Greyson Chance Says He's 'So Madly in Love' with His Boyfriend Ben as He Talks About New EP
"All of the fantasies and dreams that I had as a kid about romance, I have now," Chance tells PEOPLE as he releases his EP Trophies
One true pairing, for sure!
As he releases his EP Trophies on Friday, Greyson Chance catches up with PEOPLE about new music, the challenges of quarantine and his love for boyfriend Ben Watson, with whom he celebrated a year together earlier this month.
"It was, by far, probably the hardest record that I've put together," the 23-year-old tells PEOPLE. about Trophies and the pandemic. "Last year was just really, really challenging. It was tough for me because not only did the pandemic bring its own stresses and its own anxieties, but it was also just such a lifestyle change of living on an airplane in 2019."
"I played 100+ shows around the world. And then all of a sudden it was, 'You're here. You're in this spot.' And I was battling kind of an imposter syndrome. I didn't know who I was as an artist," he adds. "I just felt so out of my element and during that period of last year, I was still writing a lot, but there were a lot of times where the music wasn't feeling so right and I was putting this pressure on myself."
Chance says the new record could be seen as "snapshots of my life" over the last year, including experiencing love again.
"My boyfriend [Ben] was a large inspiration of this body of work, but it was also too just falling in love again and feeling all of these emotions come forth again," he says. "But with that came a lot of fear. I wrote about that a lot on the EP."
"'Hellboy' was interesting to me because it seems a little out of place maybe to a listener. But that song is what really helped me reclaim my confidence as an artist again," he adds. "A lot of people listen to that and say, 'The song's about sex, the song's about this and that,' and totally, it's all of that. But that was me going into the studio thinking that I had nothing left in my tank. Thinking that I was not successful. I wasn't good at what I was doing. I didn't feel like an artist. And I said, 'I can pull one more rabbit out of the hat.' And that was my effort to do that - that song."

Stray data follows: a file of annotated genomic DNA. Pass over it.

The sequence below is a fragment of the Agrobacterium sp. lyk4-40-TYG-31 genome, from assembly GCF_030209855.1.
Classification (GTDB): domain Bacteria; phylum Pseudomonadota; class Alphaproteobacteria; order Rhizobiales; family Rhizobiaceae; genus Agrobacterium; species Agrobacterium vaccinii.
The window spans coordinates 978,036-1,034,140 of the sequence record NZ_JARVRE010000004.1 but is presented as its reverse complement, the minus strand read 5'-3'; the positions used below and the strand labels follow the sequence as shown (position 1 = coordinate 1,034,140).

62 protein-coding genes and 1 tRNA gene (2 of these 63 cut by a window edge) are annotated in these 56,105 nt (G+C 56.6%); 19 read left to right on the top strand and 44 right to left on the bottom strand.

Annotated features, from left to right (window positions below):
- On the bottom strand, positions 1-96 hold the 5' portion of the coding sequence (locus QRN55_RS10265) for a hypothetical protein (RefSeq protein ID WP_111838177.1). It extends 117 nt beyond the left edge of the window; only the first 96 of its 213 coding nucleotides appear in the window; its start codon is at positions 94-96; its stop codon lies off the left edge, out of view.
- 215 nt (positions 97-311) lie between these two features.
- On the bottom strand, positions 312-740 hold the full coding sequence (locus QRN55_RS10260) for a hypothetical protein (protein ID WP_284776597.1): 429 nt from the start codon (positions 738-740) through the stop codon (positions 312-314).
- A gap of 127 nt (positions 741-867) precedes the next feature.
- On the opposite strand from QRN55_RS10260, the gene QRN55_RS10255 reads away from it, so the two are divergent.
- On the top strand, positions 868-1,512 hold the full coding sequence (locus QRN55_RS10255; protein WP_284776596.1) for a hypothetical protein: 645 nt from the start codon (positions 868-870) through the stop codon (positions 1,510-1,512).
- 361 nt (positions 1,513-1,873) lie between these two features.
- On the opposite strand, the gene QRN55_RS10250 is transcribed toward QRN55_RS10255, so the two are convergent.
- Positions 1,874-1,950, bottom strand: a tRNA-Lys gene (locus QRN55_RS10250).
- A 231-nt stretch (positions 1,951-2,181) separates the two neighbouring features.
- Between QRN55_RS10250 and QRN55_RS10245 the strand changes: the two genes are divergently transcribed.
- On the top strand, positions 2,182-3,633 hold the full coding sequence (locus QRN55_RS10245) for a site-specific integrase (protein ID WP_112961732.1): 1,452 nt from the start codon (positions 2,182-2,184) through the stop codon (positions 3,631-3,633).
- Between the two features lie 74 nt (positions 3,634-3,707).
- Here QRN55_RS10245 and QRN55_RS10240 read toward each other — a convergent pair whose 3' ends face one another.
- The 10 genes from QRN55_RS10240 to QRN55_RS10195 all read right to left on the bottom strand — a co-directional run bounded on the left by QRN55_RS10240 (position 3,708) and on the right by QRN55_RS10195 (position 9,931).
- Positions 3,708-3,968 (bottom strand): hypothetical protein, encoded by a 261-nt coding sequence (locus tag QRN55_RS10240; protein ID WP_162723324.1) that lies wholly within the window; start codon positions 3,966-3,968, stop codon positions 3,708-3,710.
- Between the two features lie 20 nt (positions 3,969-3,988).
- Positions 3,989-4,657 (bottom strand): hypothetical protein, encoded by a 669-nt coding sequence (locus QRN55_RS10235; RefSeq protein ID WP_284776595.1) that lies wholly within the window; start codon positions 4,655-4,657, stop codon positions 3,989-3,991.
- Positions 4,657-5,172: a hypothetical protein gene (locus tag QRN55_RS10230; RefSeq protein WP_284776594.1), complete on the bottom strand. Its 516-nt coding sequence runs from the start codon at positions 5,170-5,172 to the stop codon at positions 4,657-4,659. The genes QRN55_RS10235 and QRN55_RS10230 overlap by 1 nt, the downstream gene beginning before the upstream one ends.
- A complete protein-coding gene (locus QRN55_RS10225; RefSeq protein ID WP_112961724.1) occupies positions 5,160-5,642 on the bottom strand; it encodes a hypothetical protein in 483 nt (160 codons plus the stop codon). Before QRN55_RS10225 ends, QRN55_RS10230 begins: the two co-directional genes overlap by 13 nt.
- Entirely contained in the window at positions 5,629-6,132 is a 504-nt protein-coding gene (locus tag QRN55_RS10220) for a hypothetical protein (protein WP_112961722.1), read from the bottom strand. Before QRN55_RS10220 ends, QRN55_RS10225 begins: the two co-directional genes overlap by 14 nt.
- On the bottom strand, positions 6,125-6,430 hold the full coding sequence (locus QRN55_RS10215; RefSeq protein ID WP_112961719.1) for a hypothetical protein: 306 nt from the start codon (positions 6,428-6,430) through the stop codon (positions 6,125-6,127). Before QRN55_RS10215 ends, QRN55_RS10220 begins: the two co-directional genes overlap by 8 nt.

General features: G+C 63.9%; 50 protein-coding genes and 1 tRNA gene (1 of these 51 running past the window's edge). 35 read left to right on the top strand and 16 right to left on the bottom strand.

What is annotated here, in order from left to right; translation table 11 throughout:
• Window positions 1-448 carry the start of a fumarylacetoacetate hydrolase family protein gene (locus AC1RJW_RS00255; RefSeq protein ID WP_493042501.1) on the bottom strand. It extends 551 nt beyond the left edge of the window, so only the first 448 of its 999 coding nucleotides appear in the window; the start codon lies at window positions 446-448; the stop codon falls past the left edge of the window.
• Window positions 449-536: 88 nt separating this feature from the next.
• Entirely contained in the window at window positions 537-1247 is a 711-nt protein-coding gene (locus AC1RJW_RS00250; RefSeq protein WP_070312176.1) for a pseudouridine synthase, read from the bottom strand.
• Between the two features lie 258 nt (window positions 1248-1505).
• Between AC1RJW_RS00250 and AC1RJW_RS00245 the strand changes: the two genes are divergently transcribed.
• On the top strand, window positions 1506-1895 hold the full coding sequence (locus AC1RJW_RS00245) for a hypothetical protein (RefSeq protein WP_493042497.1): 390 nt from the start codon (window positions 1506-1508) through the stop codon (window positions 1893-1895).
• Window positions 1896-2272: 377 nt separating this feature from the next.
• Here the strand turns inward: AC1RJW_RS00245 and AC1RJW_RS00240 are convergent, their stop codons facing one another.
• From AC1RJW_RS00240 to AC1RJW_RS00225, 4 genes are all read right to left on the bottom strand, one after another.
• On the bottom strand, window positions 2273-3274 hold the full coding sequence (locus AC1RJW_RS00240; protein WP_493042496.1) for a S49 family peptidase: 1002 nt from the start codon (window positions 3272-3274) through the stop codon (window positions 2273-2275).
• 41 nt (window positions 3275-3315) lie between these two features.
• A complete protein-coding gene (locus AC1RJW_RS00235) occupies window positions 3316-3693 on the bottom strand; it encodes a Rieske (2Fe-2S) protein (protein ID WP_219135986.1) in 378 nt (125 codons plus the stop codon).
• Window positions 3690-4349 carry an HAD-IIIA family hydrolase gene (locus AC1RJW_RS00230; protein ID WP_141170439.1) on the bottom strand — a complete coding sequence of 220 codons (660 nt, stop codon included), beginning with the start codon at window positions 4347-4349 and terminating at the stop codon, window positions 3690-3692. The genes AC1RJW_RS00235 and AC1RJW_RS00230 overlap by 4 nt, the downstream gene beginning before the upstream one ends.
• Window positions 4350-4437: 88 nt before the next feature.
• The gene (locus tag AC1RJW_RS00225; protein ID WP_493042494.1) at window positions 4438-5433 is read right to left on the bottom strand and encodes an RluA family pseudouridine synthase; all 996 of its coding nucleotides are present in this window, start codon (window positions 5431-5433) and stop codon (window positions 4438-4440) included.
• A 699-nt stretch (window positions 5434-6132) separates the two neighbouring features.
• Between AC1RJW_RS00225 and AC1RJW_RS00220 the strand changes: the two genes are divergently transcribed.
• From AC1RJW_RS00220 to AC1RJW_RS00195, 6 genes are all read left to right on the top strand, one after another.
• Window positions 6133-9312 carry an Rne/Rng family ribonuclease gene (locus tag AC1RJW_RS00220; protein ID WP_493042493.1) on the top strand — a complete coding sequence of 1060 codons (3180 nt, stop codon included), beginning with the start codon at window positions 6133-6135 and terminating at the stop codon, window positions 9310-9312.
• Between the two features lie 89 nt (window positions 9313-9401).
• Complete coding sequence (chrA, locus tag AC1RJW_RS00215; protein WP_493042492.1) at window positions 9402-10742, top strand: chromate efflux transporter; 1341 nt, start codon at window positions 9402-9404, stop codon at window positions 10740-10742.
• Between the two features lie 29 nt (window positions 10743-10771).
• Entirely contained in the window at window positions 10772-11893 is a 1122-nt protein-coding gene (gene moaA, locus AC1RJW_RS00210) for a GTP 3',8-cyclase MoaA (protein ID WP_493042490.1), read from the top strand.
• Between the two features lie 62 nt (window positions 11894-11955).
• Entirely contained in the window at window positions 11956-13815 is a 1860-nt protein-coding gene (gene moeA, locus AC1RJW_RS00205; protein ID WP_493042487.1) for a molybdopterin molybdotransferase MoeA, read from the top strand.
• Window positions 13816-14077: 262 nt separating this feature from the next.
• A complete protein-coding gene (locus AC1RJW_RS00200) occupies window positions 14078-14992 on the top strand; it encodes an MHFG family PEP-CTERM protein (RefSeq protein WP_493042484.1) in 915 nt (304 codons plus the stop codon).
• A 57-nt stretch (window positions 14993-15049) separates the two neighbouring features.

"If you listen to the record top to bottom, you just see me swirl in and out of, not only being in a relationship again, but trying to find my confidence and my voice," he adds. "It's very personal; very vulnerable to me. And I think it's a really good continuation from my last album, Portraits."
As for the love side of things, Chance says being in quarantine was "super great" for his relationship, since he was able to stay in a single place.
"I lived my life thinking that love was impossible and that it wouldn't happen because I was gay. And so I guess my lesson in all of this is telling people that you can have your fantasy. It's just about finding the right person," he says with a smile. " I'm so madly in love with him. It's gross."
"I also love that he is remotely doing nothing involved in music or entertainment. It's super nice because it's good to come home and I can get to ask him about his work," he adds. "He asks me about mine and then we put on Friends and go to bed."
During the pandemic, Chance decided to settle in his hometown of Oklahoma City and purchase his first house. One of his hobbies has been keeping up with a vegetable garden.
"I'm a green thumb now," he says. "I've religiously been watching Martha Stewart videos just to figure out things that I can have in the kitchen. You never realize that I walk into Williams-Sonoma now and I'm like, 'I want this entire copper cooking set and all these things.'"
Chance is also in a "really good place right now." Last year, he opened up to PEOPLE about facing an eating disorder and coming forward from it.
"I'm really, really good. I'm really happy," he says. "And again, it's proof to people out there who are struggling with it that there is and can be a light at the end of the tunnel."
Getting back to the music side of things, Chance says he loves the track "Clothes," which he explains is about "falling in love and then losing it."
"It was me looking into my own self and thinking, 'Why am I so certain that I'm going to lose it?'" he says. "And then I started noticing that I've felt that way not only about my relationships, but about my career in a long sense."
"So lyrically," he adds. "I talk about it's tear the house down, burn the clothes. It's just this fear that I have of the end."
Trophies is out now.
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